CUDD v. CROWNHART

No. 84-362.

122 Wis.2d 656 (1985)

364 N.W.2d 158

Charles C. CUDD and Daral Morrow Plaintiffs-Respondents, v. James R. CROWNHART, Defendant-Appellant.

Court of Appeals of Wisconsin.

Decided January 8, 1985.


Attorney(s) appearing for the Case

For the appellant the cause was submitted on the briefs of Thomas R. Schumacher and Doar, Drill & Skow, S.C., of Baldwin.

For the respondent the cause was submitted on the brief of Keith Rodli and Rodli, Beskar & Boles, S.C., of River Falls.

Before Cane, P.J., Dean and Brown, JJ.


CANE, P.J.

James Crownhart appeals a judgment holding him liable for compensatory and punitive damages in an action for intentionally interfering with a prospective contract between the respondents, Daral Morrow and Charles Cudd and, a third party, LeRoy Toth. The primary issues are whether Wisconsin recognizes a cause of action for the intentional interference with a prospective contractual relation and, if so, whether there is sufficient credible evidence to support the jury's findings. We conclude that there is a cause of action for the intentional interference with another's prospective contractual relation, but because the evidence is insufficient to support the jury's verdict, we reverse.

The alleged interference occurred when Toth expressed an interest in leasing a ten-acre parcel of land from the respondents with an option to buy. While Morrow and Toth were measuring the property and locating its boundaries, Crownhart, owner of the adjacent property, drove up to their property on his tractor. After some discussion, there was a disagreement as to the location of the property's boundary line. Much of the discussion centered around whether the respondents' property included a driveway near the boundary. Both Crownhart and Morrow argued that the boundary line was such that the driveway was located on their property. At that time there had been no survey regarding the property line. Crownhart also mentioned that Toth would freeze in the house. The disagreement developed into a shoving match between Crownhart and the interested purchaser, Toth. Crownhart took a "half swing" at Toth, who then chased Crownhart back to his tractor.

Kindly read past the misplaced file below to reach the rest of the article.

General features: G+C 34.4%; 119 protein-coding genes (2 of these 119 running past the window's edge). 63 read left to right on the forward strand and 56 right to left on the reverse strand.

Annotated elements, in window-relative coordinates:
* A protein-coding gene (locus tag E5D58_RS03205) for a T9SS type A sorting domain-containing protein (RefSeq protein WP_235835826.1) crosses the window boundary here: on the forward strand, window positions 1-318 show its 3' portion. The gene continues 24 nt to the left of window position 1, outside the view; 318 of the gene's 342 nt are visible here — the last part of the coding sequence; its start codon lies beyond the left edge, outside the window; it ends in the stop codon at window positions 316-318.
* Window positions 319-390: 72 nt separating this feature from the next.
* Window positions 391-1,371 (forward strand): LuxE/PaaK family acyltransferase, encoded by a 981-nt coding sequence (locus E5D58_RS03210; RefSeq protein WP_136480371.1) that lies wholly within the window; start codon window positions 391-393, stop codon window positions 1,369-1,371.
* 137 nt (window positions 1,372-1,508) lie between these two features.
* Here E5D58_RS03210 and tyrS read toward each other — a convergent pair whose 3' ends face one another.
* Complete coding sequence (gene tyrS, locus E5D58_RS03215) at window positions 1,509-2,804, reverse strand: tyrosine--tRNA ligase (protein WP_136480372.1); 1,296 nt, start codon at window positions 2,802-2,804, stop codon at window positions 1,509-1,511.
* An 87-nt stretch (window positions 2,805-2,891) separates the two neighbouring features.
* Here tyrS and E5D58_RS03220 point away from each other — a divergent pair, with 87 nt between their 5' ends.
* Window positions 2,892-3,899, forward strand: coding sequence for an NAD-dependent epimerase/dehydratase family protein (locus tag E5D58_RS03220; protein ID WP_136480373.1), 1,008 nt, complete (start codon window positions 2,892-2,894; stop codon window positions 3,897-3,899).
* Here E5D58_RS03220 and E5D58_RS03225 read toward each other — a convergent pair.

After this incident, Toth testified that he would have offered to purchase the property but for the boundary dispute with Crownhart. He did contact Morrow on two more occasions to see if the boundary issue had been resolved. When nothing happened to settle Crownhart's claim, Toth abandoned his interest in the respondents' property. There had been no discussion between Toth and Morrow regarding a rental price, security deposit, or purchase price.

CAUSE OF ACTION

[1]

We conclude that there is a cause of action for the intentional interference with another's prospective contractual relation. When Wisconsin first adopted the cause of action for intentional interference with an existing contractual relation, Mendelson v. Blatz Brewing Co., 9 Wis.2d 487, 491-94, 101 N.W.2d 805, 807-08 (1960), it adopted the original version of Restatement of Torts § 766 (1939), which at that time incorporated the causes of action for interference with both existing and prospective contractual relations.

[2]